Response to naive question about language learning

Given the movement of people throughout the history of the world, we should be able to find a group some where, some time, who failed to learn the new language surrounding them. The exceptions do indeed prove the rule: the masses of slaves in the Atlantic Slave Trade who were deprived of close contact with speakers of the so-called acrolect, i.e. the language of the slaveholders and supporting population. Even then, pidgins and then creoles developed quickly based on limited access to the acrolect. So where and when can we find people who actually do learn a language in a classroom using textbooks filled with grammar rules? Nowhere that I’ve seen.
Here’s part of what I was responding to:
“A few days ago, someone asked me a question about a common situation that’s rarely discussed: How can someone learn to communicate in a language they don’t know, without access to courses and books and instructors? And what if the problem isn’t just lack of foresight and preparation, because no courses or books or instructors exist for the language or dialect in question?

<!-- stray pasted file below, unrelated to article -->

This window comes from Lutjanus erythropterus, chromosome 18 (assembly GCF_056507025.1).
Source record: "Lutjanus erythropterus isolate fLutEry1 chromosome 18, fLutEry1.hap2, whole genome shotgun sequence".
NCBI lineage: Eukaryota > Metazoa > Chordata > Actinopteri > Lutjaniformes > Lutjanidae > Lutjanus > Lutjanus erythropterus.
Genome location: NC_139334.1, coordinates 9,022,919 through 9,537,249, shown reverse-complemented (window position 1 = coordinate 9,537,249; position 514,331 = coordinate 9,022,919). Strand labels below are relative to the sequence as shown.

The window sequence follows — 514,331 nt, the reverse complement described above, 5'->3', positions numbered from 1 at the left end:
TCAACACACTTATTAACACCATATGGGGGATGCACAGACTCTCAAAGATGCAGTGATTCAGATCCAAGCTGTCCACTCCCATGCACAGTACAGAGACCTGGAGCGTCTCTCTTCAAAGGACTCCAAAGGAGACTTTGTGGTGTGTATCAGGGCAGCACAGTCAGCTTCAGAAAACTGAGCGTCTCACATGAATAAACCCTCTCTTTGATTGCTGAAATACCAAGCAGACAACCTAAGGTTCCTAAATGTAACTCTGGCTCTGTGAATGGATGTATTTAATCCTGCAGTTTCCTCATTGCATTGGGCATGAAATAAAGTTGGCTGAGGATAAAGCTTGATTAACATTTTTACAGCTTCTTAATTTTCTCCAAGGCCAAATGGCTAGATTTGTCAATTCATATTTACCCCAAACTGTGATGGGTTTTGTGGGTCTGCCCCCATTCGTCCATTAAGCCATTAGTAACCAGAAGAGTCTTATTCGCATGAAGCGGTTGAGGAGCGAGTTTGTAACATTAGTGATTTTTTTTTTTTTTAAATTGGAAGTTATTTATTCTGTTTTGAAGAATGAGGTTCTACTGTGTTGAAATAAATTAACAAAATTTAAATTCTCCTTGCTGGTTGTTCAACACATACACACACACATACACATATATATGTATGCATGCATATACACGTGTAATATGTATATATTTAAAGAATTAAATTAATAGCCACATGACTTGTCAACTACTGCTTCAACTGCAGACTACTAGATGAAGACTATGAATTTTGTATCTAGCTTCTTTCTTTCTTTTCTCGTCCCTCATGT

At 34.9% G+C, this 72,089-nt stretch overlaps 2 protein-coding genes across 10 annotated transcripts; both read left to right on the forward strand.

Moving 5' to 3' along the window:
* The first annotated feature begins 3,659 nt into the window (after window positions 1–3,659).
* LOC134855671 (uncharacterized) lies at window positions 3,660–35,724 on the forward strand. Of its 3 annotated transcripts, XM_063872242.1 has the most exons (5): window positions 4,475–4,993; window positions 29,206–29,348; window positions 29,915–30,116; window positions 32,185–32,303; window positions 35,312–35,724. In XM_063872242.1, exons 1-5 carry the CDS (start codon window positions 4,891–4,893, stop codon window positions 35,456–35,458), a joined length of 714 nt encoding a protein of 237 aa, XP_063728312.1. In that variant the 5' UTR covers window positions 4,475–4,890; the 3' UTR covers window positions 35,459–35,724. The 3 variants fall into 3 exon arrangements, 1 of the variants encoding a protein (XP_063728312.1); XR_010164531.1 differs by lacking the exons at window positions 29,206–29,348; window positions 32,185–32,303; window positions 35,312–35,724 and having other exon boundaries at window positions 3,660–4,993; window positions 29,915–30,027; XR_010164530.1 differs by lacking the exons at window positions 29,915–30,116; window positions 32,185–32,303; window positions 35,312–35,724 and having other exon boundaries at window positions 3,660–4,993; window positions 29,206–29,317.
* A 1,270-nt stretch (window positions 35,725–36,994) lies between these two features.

This question’s background is an international development project, where many of the people to be reached are illiterate speakers of undocumented and unwritten languages, and are also often not fluent in the local lingua franca.
Some people may be skeptical of various aspects of the premise. But let’s grant it and try to address the question.
Refugees, migrants, explorers, traders, missionaries and conquerors have been dealing with versions of this problem for millennia. But I don’t know of any systematic discussion of solutions before the mid-20th century,….

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